Sharing the Wealth: When Should Firms Treat Customers as Partners?,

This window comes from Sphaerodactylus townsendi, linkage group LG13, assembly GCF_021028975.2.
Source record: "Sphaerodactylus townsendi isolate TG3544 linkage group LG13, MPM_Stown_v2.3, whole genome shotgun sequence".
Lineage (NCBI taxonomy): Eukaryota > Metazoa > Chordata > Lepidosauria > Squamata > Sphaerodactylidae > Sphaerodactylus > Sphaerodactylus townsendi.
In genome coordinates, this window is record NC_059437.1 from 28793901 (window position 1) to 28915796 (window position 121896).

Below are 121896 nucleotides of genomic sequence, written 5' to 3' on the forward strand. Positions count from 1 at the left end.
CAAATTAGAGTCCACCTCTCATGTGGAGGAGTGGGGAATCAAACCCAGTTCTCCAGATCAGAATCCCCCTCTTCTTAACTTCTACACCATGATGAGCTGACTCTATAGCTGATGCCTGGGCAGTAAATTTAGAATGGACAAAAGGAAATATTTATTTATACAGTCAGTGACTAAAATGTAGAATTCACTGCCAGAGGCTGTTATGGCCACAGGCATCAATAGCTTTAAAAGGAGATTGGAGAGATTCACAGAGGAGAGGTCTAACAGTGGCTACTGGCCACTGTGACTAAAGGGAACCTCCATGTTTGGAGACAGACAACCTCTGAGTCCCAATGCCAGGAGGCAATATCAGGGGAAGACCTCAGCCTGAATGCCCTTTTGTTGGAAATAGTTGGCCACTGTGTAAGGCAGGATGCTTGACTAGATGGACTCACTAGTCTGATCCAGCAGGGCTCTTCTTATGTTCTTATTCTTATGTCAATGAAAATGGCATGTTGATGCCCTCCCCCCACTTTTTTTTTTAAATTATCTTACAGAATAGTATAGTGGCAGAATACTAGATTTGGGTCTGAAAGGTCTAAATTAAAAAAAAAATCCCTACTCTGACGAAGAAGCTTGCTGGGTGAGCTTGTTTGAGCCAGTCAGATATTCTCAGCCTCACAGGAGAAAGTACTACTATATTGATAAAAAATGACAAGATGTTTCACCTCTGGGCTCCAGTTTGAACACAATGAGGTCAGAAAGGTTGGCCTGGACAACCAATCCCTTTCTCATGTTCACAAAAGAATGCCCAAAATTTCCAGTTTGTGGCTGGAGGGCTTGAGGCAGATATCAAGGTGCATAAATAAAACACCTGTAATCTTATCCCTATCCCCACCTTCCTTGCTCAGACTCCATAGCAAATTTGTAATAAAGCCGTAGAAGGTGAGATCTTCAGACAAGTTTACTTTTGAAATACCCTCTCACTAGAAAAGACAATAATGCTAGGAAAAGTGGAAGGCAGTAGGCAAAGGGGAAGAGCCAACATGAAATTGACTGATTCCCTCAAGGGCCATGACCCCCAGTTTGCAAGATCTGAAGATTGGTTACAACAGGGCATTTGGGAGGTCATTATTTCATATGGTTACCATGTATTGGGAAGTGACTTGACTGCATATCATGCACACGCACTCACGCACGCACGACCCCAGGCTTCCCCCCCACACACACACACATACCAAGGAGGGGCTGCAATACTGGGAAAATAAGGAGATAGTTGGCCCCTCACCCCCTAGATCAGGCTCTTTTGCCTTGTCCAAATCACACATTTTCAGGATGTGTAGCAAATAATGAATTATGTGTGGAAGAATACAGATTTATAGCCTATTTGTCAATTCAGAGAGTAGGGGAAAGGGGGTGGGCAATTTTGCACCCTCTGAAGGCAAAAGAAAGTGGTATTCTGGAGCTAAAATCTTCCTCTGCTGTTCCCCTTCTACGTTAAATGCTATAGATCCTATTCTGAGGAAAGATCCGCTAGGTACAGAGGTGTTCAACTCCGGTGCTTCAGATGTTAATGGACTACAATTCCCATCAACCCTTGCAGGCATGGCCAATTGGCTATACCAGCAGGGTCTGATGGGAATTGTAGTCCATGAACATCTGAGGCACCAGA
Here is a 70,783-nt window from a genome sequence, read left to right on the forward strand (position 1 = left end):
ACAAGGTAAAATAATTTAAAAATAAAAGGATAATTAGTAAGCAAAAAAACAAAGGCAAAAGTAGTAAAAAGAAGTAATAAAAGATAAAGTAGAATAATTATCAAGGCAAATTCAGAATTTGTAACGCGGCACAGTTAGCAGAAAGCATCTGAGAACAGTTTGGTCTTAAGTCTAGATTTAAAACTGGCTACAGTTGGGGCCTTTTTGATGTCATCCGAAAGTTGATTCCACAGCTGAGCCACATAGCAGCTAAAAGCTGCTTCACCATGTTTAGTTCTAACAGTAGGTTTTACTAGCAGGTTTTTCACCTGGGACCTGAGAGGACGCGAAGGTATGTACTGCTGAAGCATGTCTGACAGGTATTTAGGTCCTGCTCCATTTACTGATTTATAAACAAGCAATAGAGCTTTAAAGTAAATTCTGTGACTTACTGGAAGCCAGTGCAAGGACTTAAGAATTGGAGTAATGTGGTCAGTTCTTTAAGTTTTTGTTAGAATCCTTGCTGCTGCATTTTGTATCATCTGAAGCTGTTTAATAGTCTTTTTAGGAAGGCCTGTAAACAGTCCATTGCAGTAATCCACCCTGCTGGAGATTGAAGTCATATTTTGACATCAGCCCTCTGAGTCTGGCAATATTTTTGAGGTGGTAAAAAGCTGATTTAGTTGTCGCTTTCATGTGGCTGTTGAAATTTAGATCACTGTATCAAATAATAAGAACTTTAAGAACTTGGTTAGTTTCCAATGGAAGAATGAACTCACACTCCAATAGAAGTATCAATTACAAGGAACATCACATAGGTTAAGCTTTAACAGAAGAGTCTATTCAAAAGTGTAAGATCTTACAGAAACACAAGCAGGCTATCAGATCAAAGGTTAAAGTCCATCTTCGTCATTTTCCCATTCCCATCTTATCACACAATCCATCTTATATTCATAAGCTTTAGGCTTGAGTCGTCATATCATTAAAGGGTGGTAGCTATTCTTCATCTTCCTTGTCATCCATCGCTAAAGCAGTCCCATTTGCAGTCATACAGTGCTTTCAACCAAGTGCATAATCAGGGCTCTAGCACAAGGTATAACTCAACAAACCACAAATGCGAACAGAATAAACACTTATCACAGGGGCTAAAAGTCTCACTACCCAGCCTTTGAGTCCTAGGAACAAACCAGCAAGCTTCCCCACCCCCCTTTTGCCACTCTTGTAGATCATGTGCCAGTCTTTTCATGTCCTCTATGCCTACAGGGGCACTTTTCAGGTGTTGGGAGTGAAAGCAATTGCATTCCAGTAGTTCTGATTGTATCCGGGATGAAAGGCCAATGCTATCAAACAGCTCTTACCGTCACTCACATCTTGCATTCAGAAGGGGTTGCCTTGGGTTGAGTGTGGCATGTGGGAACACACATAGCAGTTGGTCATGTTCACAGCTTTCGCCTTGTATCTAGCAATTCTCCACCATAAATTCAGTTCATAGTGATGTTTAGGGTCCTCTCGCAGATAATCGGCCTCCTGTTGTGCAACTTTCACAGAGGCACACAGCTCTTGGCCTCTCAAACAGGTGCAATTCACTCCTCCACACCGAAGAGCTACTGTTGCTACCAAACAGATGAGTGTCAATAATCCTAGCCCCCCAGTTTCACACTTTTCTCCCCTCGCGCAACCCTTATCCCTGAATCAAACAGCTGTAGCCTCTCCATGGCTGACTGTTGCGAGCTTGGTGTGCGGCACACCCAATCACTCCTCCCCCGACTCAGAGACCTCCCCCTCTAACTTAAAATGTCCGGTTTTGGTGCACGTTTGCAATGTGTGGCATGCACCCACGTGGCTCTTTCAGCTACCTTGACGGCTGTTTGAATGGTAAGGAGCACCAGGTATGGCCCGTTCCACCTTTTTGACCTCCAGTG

Marketers often stress the importance of treating customers as partners. A fundamental premise of this perspective is that all parties can be weakly better off if they work together to increase joint surplus and reach pareto efficient agreements. For marketing managers, this implies organizing marketing activities in a manner that maximizes total surplus. This logic is theoretically sound when agreements between partners are limitless and costless. In most consumer marketing contexts (business-to-consumer), this is typically not true. The question I ask is should one still expect firms to partner with consumers and reach pareto efficient agreements? In this paper, I use the example of a firm's choice of product configuration to demonstrate two effects. First, I show that a firm may configure a product in a manner that reduces total surplus but increases firm profits. Second, one might conjecture that increased competition would eliminate this effect, but I show in a duopoly that firm profits may be increasing in the cost of product completion. This second result suggests that firms may prefer to remain inefficient and/or stifle innovations. Both results violate a fundamental premise of partnering - that firms and consumers should work together to increase total surplus and reach pareto efficient agreements. The model illustrates that pareto efficient agreements are less likely to occur if negotiation with individual partners is infeasible or costly, such as in business to consumer contexts. Consumer marketers in one-to-many marketing environments should be wary of treating customers as partners because pareto efficient agreements may not be optimal for their firm.